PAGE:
Tag Archives: human rights

2017 Was the Deadliest Year on Record for Land and Environmental Defenders

2017 Was the Deadliest Year on Record for Land and Environmental Defenders

Global Witness today reveals that at least 207 land and environmental defenders were killed last year – indigenous leaders, community activists and environmentalists murdered trying to protect their homes and communities from mining, agribusiness and other destructive industries.

  1. Global Witness annual figures show at least 207 land and environmental activists were killed in 2017 across 22 countries, almost 4 a week, making it the worst year on record.
  2. The report shows a huge rise in killings linked to consumer products. Brutal attacks on those defending their land from destructive agriculture – such as land grabs for palm oil, used in household goods like soap, and coffee – are on the rise.
  3. It critically urges government and business to take action to end the attacks and support defenders, with campaigners such as Yuri Herrera, Margaret Atwood, Lily Cole, George Monbiot and Ben Fogle speaking out against the killings.

Severe limits on the data available mean the global total is probably much higher. Murder is the most egregious example of a range of tactics used to silence defenders, including death threats, arrests, intimidation, cyber-attacks, sexual assault and lawsuits.

The report At What Cost? shows that agribusiness has overtaken mining as the industry most associated with these attacks.

These include the murder of Hernán Bedoya in Colombia, shot 14 times by a paramilitary group for protesting against palm oil and banana plantations on land stolen from his community; an army massacre of eight villagers in the Philippines who opposed a coffee plantation on their land; and violent attacks by Brazilian farmers, using machetes and rifles, which left 22 members of the Gamela indigenous people severely injured, some with their hands chopped off.

The report links this violence with the products on our shelves: large-scale agriculture, mining, poaching, logging all produce components and ingredients for supermarket products such as palm oil for shampoo, soy for beef and timber for furniture.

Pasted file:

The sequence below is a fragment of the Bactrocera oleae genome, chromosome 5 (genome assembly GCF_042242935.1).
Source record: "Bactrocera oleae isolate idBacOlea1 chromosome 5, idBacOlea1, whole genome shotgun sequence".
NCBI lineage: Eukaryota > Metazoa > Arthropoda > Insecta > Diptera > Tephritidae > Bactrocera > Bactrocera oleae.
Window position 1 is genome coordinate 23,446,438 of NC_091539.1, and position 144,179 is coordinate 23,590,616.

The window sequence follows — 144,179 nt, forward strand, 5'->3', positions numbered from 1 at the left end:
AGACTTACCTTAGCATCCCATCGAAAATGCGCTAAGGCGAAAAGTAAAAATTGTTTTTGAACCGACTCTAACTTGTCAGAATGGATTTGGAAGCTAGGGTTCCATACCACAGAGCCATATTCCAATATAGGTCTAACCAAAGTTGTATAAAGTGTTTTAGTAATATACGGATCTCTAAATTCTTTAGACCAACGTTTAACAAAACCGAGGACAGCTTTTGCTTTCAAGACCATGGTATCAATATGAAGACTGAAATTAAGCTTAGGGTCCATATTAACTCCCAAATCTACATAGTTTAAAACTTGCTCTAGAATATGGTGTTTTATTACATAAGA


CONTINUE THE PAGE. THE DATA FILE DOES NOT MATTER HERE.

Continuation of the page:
The report also reveals that some governments and businesses are complicit in the killings, with Global Witness calling for urgent action if the trend is to be reversed. As well as being part of the problem, governments and business can be part of the solution. They must tackle the root causes of the attacks, for example ensuring communities are allowed to say ‘no’ to projects, like mining, on their land; support and protect defenders at risk and ensure justice is served for those suffering from the violence.

Ben Leather, Senior Campaigner, Global Witness said:

“Local activists are being murdered as governments and businesses value quick profit over human life. Many of the products emerging from this bloodshed are on the shelves of our supermarkets. Yet as brave communities stand up to corrupt officials, destructive industries and environmental devastation, they are being brutally silenced. Enough is enough.

“Governments, companies and investors have the duty and the power to support and protect defenders at risk, and to guarantee accountability wherever attacks occur. But more importantly, they can prevent these threats from emerging in the first place, by listening to local communities, respecting their rights, and ensuring that business is conducted responsibly.

At least 48 land and environmental defenders were murdered in the Philippines in 2017 – the highest total ever recorded in Asia, and a 71% increase in the country since 2016. | Photo Credit: Thom Pierce, Guardian, Global Witness, UN Environment

“Despite the odds they face, the global community of land and environmental defenders is not going away – it’s only getting stronger. We invite consumers to join us in campaigning alongside defenders, taking their fight to the corridors of power and the boardrooms of corporations. We will make sure their voices are heard. And we will be watching to ensure that defenders, their land, and the environment we all depend on are properly protected.”

Other key findings include:

  1. Brazil recorded the worst year on record anywhere in the world, with 57 murders in 2017.
  2. 48 defenders were killed in the Philippines in 2017—the highest number ever documented in an Asian country.
  3. 60% recorded murders were in Latin America. Mexico and Peru saw marked increases in killings, from 3 to 15 and 2 to 8, respectively. Nicaragua was the worst place per capita with 4 murders.
  4. For the first time, agribusiness was the bloodiest industry, with at least 46 murders linked to the sector. Killings linked to mining increased from 33 to 40, and 23 murders were related to logging.
  5. Taking on poachers became even more dangerous, with a record 23 people murdered for taking a stand against the illegal wildlife trade – mostly park rangers in Africa.
  6. Global Witness linked government security forces to 53 of last year’s murders, and non-state actors, like criminal gangs, to 90.
  7. There was a large decrease in killings of land and environmental defenders in Honduras, though repression of civil society in general worsened.
  8. Recent years has seen some increased recognition and action taken by governments and business, but much more must be done, and urgently, to tackle this issue.

The campaign has gained support from a number of high profile environmental campaigners including Yuri Herrera, Margaret Atwood, Lily Cole, George Monbiot, Ben Fogle, Paloma Faith and Martin Freeman. Quotes available on request.

Notes to editors

The report can be found here.  High-quality imagery and video testimony can be found here.